By Doug Bing, Washington Conference president

There is a saying about the English people; they have a stiff upper lip.

It is considered an attribute by many. It is the ability to display fortitude and stoicism in the face of adversity. They are also a people who exercise great self-restraint in emotion. The origins of the saying actually dates back to ancient Greece, specifically the Spartans who were very disciplined and stoic and inspired the English people.

The question to ask is this:

How is church supposed to be?

Since sin entered the world, we have been afraid. After sin entered the world Adam and Eve hid from God because they were afraid. One of the meanings of the original language speaks to the mental fear they had. Ever since then, God has been working to help us overcome our fears. When the angels announced that Jesus was to be born, the words used were “do not be afraid.”

The angels were not saying to have a stiff upper lip! It was time to rejoice, because God came to restore our relationship with him after sin entered.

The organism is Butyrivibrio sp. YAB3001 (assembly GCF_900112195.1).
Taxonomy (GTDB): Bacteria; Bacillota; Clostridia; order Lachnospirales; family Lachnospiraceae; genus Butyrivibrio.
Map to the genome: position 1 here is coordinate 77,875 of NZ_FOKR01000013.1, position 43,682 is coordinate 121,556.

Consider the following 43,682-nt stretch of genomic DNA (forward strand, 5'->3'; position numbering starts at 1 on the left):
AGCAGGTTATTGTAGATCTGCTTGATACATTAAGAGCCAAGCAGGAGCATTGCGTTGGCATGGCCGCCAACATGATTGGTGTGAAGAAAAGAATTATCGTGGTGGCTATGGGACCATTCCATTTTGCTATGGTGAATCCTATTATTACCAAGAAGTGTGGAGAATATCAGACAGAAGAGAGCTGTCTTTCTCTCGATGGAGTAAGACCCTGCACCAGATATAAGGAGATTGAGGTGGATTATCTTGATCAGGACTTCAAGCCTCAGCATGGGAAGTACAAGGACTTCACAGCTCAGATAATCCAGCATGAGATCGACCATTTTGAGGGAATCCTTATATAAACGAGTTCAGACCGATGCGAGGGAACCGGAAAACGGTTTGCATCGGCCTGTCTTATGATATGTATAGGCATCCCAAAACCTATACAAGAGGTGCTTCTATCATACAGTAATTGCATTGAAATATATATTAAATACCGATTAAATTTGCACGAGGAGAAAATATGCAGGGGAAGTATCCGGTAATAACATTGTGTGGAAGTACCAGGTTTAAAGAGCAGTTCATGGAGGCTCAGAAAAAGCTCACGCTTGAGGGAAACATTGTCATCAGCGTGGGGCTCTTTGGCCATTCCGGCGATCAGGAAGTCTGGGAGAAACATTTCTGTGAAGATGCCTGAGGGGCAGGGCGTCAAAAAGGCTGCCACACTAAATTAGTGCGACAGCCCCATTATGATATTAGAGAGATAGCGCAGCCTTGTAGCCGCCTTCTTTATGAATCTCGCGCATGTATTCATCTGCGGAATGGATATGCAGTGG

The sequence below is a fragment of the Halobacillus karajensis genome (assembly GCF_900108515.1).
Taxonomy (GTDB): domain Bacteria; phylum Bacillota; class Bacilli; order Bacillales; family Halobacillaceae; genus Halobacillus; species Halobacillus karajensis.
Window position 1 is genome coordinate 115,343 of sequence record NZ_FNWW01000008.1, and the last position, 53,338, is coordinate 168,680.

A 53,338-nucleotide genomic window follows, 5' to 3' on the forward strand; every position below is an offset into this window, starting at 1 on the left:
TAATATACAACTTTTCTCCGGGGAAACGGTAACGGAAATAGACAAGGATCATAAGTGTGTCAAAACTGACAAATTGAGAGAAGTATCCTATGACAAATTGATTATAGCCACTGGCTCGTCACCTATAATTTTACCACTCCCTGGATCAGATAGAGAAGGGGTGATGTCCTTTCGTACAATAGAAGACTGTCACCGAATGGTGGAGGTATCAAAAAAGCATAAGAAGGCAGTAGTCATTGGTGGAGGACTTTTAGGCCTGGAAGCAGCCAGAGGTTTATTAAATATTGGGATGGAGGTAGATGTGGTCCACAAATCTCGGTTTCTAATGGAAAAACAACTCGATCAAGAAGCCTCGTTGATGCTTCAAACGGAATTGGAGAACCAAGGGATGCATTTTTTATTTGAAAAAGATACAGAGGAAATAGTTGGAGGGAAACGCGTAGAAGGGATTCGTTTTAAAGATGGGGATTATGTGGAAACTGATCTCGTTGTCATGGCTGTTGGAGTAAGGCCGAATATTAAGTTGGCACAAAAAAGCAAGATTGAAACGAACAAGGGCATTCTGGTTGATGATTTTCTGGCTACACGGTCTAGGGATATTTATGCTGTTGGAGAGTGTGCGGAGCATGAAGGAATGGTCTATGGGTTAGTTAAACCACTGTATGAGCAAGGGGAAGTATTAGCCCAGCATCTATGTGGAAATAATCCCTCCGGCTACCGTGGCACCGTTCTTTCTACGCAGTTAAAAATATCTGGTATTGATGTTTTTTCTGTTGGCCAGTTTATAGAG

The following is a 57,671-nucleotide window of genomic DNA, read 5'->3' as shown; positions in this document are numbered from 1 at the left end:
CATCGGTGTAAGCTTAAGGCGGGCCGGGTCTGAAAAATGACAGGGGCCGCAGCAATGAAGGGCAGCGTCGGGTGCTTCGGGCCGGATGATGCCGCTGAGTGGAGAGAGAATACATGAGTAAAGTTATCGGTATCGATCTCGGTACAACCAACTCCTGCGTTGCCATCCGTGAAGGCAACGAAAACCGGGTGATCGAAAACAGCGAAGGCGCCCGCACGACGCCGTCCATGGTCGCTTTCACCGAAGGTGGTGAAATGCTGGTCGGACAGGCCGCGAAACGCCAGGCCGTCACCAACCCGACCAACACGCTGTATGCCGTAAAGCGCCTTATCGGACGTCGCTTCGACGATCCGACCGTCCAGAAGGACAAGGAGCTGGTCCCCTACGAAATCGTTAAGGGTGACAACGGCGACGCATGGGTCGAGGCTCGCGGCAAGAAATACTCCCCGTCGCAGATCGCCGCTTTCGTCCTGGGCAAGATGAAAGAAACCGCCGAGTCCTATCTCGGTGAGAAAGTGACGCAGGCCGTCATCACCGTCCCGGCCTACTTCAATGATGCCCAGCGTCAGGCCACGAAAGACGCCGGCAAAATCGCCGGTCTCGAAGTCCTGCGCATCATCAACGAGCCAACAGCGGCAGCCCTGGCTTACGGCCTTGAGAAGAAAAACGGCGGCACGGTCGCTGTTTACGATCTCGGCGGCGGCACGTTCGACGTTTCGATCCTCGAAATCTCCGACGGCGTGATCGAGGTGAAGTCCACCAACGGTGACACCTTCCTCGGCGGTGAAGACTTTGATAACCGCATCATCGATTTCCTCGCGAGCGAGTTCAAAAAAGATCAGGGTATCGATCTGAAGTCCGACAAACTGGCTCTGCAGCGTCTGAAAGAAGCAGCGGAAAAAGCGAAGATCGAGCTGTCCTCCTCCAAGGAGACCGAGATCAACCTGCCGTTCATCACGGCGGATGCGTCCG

Church should be a place where you can hurt. Church should be a place where you can relax and not have that stiff upper lip. Church should be a place where the injured and broken of the world can come and know that even if their sins, fears, and challenges are out in the open, it is OK to hurt.

Matthew 9:12 says it well.

On hearing this Jesus said, ‘It is not the healthy who need a doctor, but the sick.'

Jesus was being very clear. You can bring your hurts to Him. You can bring your fears to Him. You can go to church and know that you can hurt there. Others who also hurt will walk beside you in your hurt and fears to point you to a God who says,

Come to me, all you who are weary and burdened, and I will give you rest.